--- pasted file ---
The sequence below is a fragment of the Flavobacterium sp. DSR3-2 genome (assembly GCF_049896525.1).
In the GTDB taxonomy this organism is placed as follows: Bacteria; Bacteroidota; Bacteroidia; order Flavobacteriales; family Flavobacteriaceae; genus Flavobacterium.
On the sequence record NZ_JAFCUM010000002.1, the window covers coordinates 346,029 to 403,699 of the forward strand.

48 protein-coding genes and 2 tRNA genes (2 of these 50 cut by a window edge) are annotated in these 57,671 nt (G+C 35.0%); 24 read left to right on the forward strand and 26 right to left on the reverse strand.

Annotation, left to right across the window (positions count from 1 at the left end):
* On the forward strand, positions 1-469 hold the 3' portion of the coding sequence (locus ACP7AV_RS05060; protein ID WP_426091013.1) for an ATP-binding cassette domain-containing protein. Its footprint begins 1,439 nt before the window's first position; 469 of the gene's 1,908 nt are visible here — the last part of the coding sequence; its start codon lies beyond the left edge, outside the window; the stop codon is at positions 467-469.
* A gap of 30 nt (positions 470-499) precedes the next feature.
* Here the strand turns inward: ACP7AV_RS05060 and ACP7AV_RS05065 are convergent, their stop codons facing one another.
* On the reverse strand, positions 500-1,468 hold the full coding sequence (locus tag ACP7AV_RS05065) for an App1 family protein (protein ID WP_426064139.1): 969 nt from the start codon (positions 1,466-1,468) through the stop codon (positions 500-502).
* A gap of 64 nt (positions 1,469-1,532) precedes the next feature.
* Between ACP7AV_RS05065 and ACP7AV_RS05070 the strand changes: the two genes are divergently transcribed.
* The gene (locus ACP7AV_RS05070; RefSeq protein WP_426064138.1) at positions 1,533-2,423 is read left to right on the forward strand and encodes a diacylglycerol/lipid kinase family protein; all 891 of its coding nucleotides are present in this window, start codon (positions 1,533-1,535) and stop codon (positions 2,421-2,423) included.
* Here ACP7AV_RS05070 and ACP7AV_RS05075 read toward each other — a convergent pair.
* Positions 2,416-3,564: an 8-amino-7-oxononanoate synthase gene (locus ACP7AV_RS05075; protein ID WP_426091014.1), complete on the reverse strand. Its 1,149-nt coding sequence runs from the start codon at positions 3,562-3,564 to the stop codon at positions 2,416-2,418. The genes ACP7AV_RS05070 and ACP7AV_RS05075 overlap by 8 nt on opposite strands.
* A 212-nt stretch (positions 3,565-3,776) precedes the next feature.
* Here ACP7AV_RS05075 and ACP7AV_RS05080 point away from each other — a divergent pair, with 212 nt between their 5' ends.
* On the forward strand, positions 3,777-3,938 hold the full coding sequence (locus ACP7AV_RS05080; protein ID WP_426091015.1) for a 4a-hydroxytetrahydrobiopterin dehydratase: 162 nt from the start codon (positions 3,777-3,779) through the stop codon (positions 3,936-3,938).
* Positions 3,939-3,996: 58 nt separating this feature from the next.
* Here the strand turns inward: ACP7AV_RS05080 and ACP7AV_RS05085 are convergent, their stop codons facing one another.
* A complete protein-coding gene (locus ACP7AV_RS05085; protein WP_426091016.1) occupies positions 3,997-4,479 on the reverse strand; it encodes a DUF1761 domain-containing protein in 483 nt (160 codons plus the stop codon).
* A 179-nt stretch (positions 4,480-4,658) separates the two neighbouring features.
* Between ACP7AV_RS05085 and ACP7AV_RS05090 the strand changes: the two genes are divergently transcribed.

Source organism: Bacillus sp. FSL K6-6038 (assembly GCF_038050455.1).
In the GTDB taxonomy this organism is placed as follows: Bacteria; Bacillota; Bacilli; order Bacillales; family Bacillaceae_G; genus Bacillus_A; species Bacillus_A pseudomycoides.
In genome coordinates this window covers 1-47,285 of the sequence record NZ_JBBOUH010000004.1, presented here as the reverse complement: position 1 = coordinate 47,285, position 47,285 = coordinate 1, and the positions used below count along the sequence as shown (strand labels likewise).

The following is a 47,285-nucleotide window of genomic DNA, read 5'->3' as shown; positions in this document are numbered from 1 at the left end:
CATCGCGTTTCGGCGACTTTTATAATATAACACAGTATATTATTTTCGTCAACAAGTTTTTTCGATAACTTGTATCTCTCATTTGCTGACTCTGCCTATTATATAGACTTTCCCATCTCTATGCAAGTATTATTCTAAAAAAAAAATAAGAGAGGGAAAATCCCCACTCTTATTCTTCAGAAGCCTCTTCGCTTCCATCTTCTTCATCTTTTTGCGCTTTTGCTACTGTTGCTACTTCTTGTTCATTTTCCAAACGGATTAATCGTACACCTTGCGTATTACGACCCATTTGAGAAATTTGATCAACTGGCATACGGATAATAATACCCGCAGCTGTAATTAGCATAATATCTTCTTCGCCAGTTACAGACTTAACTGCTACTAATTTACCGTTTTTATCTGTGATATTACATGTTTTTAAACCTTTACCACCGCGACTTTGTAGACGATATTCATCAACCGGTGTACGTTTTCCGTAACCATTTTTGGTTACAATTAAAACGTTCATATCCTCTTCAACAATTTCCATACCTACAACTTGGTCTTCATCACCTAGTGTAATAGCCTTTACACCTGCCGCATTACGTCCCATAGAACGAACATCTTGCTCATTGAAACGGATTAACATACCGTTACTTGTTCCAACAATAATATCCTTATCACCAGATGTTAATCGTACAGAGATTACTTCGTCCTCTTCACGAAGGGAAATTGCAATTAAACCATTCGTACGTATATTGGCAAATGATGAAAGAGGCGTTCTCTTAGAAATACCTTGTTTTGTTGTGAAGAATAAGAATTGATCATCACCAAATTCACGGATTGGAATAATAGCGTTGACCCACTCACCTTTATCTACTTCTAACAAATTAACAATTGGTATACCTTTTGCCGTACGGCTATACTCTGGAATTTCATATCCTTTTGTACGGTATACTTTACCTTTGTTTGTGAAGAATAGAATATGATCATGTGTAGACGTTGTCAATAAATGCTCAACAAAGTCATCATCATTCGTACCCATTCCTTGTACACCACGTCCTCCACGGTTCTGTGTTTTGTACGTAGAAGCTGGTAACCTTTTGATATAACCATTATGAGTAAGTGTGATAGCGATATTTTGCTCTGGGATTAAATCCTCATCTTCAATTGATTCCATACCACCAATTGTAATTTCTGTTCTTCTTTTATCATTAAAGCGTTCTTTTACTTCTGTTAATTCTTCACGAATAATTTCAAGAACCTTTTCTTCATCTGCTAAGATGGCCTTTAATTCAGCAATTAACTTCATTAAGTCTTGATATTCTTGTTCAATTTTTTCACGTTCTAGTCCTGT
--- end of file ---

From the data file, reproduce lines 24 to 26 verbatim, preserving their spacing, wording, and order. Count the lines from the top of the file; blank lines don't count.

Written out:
In the GTDB taxonomy this organism is placed as follows: Bacteria; Bacillota; Bacilli; order Bacillales; family Bacillaceae_G; genus Bacillus_A; species Bacillus_A pseudomycoides.
In genome coordinates this window covers 1-47,285 of the sequence record NZ_JBBOUH010000004.1, presented here as the reverse complement: position 1 = coordinate 47,285, position 47,285 = coordinate 1, and the positions used below count along the sequence as shown (strand labels likewise).

The following is a 47,285-nucleotide window of genomic DNA, read 5'->3' as shown; positions in this document are numbered from 1 at the left end: